When buying property in Spain it helps to understand how the Spanish property market works. The more you know about the market the easier it is for you to select appropriate companies to deal with, and avoid some common pitfalls.
In this section we take an in-depth look at the different types of companies you will might come across when buying property in Spain. A happy and successful purchase will depend in part on the companies and professionals you choose to deal with, so this is not a trivial matter.
Most British buyers will work with one or more estate agents when buying property in Spain (whilst the Spanish, especially in rural areas, are more likely to use word of mouth). It is increasingly easy to avoid using estate agents, by for instance going direct to developers when buying on new developments, or contacting private vendors individually via websites that facilitate private transactions. Even so the majority of British people end up using estate agents as these can provide an valuable service if they are ethical, competent and professional. The problem is that many estate agents fail to meet these conditions, and dealing with unethical or incompetent estate agents can expose buyers to considerable risks.
In the past, membership of one of Spain’s two professional real estate associations (API and GIPE) was as a legal requirement for anyone brokering property in Spain. This ensured that anyone legally selling property had the training and qualifications to do so. However in 2000 the Spanish government deregulated the market and, consequently, pretty much anyone can now play the role of intermediary in property transactions. Though it was often ignored the former arrangement did at least encourage companies and individuals wishing to broker property to undergo the professional training in Spanish necessary to become members of API or GIPE. Under the present arrangement many of the British people legally selling property in Spain don’t speak Spanish and don’t understand the conveyancing process in Spain. This undermines the service they provide, increasing the likelihood that buyers will suffer the consequences of dealing with incompetent estate agents.
Another unfortunate reality of the Spanish property business, especially the foreign buyer segment, is that it has attracted people with a timeshare mentality of aggressive and unethical sales. This is no coincidence: as timeshare collapsed freehold property sales in Spain boomed, and many of the people formerly selling timeshare moved into property. All booms have a tendency to attract cowboys looking for easy money, but a business like Spanish property that is: 1) lightly regulated 2) unfamiliar ground for buyers and 3) very lucrative, will attract more than it’s fair share of hucksters.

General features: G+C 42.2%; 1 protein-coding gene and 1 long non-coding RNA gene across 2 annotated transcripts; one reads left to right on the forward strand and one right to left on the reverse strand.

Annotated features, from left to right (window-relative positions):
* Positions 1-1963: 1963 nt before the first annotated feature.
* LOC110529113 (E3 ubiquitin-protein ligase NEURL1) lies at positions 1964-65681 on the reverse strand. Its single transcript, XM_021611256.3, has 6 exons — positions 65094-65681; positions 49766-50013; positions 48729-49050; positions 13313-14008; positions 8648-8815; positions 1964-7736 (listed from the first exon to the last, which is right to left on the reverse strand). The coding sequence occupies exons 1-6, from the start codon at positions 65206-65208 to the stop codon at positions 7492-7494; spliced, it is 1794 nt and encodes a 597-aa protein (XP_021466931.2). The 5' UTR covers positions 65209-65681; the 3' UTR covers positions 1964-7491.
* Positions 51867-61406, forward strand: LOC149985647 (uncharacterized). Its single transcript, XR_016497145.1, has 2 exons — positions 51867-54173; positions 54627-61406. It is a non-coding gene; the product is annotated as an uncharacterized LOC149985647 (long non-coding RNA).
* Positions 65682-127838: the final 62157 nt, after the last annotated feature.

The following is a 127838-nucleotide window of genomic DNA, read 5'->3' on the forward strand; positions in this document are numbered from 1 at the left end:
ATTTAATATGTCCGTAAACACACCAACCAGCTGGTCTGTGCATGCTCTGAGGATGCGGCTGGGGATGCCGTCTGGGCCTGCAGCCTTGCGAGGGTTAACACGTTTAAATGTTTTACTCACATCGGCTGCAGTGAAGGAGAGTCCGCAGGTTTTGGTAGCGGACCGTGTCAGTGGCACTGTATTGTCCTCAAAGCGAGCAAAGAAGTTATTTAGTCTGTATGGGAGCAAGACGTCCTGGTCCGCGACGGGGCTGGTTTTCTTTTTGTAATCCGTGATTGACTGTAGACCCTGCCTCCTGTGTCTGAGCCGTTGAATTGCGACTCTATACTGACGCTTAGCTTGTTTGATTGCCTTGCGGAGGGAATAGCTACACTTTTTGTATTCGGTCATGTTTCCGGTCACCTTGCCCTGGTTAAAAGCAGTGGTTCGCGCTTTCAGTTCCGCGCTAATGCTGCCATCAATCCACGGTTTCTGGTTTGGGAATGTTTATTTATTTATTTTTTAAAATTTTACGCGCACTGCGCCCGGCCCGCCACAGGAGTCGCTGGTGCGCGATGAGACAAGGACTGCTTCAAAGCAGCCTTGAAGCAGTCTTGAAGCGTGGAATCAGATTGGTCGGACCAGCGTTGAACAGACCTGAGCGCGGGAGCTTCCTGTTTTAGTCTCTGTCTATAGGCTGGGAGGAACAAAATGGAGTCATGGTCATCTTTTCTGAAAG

It is difficult to exaggerate the importance of avoiding incompetent and unscrupulous estate agents when buying property in Spain. Some of the biggest risks that buyers run can be traced back to the competence and attitude of estate agents. Fortunately for buyers there are many professional, competent and ethical agents in the market, but the challenge is knowing how to find them. In a later chapter we will discuss how to evaluate and select estate agents.
The value of estate agents
A good agent can provide a valuable service to British buyers. Estate agents are the main property ‘channel’, which means they put buyers and sellers together. Without agents it is difficult and laborious for buyers to find properties, though the internet is starting to challenge the old order and create new models that put buyers and sellers in touch. For the time being, though, agents are still the dominant channel for British buyers, and buyers go to them for access to a wide selection of properties from many vendors. Buyers can also benefit from the agent’s knowledge and experience of the local property market, as British buyers will usually know little about the market and the process by which property changes hands in Spain. Last but not least, if the buyer is British and doesn’t speak Spanish, a bilingual estate agent can be a great help.
The incentives of estate agents
As well as understating the value that estate agents can offer it helps to know a bit about their incentives.
Estate agents earn a commission from the vendor when they intermediate in a successful transaction. In a resale transaction the agent will usually be paid the commission after the deeds have been signed before Notary, which is when the buyer pays the vendor in full. However in some cases the agent becomes entitled to the commission once a deposit contract (contrato de arras) has been signed and the deposit (usually 10%) paid by the buyer. In this case the agent will earn a commission (taken from the deposit paid by the buyer) even if the sale falls through. So estate agents can have an incentive to push buyers into paying a deposit even when the buyer’s financial circumstances would advise against it.
When it comes to off-plan transactions it is common practice for developers to pay the agency commission when the private sale contract is signed, usually many months before final completion. This gives agents a powerful incentive to pressurise buyers into signing the contract, regardless of the buyer’s ability to finance the purchase. If the buyer cannot then complete the purchase, as sometimes happens, it doesn’t affect the agent as it will be many months later, it will be a problem for the buyer and developer, and the agent’s commission will long since have been paid. This problem often occurs when estate agents convince buyers to invest in off-plan property, assuring them that the property can be sold on without any difficulty for a fat profit. Buyers without sufficient funds are taken in by this line surprisingly often, but then find that they can’t sell on the contract before completion but don’t have the funds to complete. They then lose their deposit whilst the selling agent made a handsome commission. Developers have started to realise that paying the agent’s commission in full at the time of signing the private contract creates perverse incentives for estate agents who don’t have to deal with the consequences.